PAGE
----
At some point over the next few weeks, Brad Hogg should become the oldest man to represent Australia in any format since Clarrie Grimmett. However, it seems Hogg will have to wait for his first international as a 43-year-old, with a tight hamstring likely to keep him on the sidelines for the second Twenty20 against South Africa in Durban on Wednesday.
The first match in Port Elizabeth was washed out without a ball being bowled and rain may again play havoc with the teams' World T20 preparation, with Durban's forecast far from ideal. If play is possible on Wednesday the Australians are unlikely to have Hogg in their side, while the allrounder James Faulkner is also unavailable as he continues his recovery from a knee problem.
Hogg has not played for Australia since the last World T20 in Sri Lanka in 2012 but the expected spinning conditions in Bangladesh for this year's tournament encouraged the selectors to take a punt on his experience. But a lengthy net session with spin coach Shane Warne and the rest of the slow bowlers in the squad in Cape Town has hurt his chances of playing in South Africa.
"It's a weird one. I can do everything except bowl," Hogg told AAP. "Every time I plant that front leg down, I can't get over there. But I'm glad it's happened now and not over in Bangladesh. If it was a big game - you'd take the medications and definitely would (play). But I think we're taking a conservative approach at the moment so I'm right for the World Cup.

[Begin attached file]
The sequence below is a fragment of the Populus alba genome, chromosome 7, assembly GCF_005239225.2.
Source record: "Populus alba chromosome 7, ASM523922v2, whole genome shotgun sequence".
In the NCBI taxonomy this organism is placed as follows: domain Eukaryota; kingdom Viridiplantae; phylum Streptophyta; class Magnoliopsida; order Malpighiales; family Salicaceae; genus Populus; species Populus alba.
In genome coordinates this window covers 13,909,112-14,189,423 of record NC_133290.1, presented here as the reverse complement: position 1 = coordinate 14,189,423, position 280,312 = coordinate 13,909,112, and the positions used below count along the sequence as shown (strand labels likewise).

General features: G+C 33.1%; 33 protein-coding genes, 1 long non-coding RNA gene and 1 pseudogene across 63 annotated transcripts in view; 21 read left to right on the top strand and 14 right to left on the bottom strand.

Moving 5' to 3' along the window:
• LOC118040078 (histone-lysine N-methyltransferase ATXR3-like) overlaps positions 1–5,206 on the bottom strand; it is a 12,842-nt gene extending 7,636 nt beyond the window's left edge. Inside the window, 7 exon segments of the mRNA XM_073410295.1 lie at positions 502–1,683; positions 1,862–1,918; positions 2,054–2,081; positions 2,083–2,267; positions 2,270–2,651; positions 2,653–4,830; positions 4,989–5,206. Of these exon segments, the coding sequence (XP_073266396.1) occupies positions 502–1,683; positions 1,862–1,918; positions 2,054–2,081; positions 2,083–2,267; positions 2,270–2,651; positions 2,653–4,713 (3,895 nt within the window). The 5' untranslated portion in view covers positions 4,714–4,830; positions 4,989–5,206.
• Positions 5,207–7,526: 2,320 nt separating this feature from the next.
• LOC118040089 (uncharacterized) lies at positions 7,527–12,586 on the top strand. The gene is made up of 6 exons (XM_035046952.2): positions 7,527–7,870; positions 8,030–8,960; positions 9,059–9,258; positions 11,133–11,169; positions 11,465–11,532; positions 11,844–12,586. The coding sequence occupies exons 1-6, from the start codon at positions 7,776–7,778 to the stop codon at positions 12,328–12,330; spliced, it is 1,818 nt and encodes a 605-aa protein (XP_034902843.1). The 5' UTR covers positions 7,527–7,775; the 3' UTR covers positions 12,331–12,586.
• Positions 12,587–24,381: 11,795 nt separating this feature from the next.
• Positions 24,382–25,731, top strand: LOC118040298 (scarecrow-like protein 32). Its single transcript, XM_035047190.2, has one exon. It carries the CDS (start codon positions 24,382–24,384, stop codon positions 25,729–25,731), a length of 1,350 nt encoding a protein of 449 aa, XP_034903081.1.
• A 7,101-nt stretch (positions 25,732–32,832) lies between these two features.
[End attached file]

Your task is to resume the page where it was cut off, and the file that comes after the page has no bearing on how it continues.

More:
"I was in awe of the king [Warne]. I wanted to make the most of the opportunity and I went for an hour and a half, which was probably too long."
Whenever Hogg does take the field he will not only be the oldest man ever to play a T20 international, he will also be Australia's oldest cricketer since Grimmett last played a Test in Durban in 1936. Grimmett was 44 when he last represented Australia.
If Hogg sits out of Wednesday's match as expected, it will leave the selectors with 13 men to choose from, with Faulkner being eased back ahead of the World T20. Faulkner picked up a knee injury during the one-day series against England in Australia in January but the team doctor Peter Brukner said he was hopeful Faulkner would be fit for Australia's first match at the World T20.
"The plan's never really been for him to play any of the matches here," Brukner said. "We don't want to rush him; he had significant surgery five weeks ago. He's a young guy. We don't want to jeopardise his long-term prospects, so we're taking him along very slowly.
"He's coming along very well. He bowled a little bit yesterday, did some running. We'll build him up over the next week or so, and the aim has always been to have him ready to play in Bangladesh."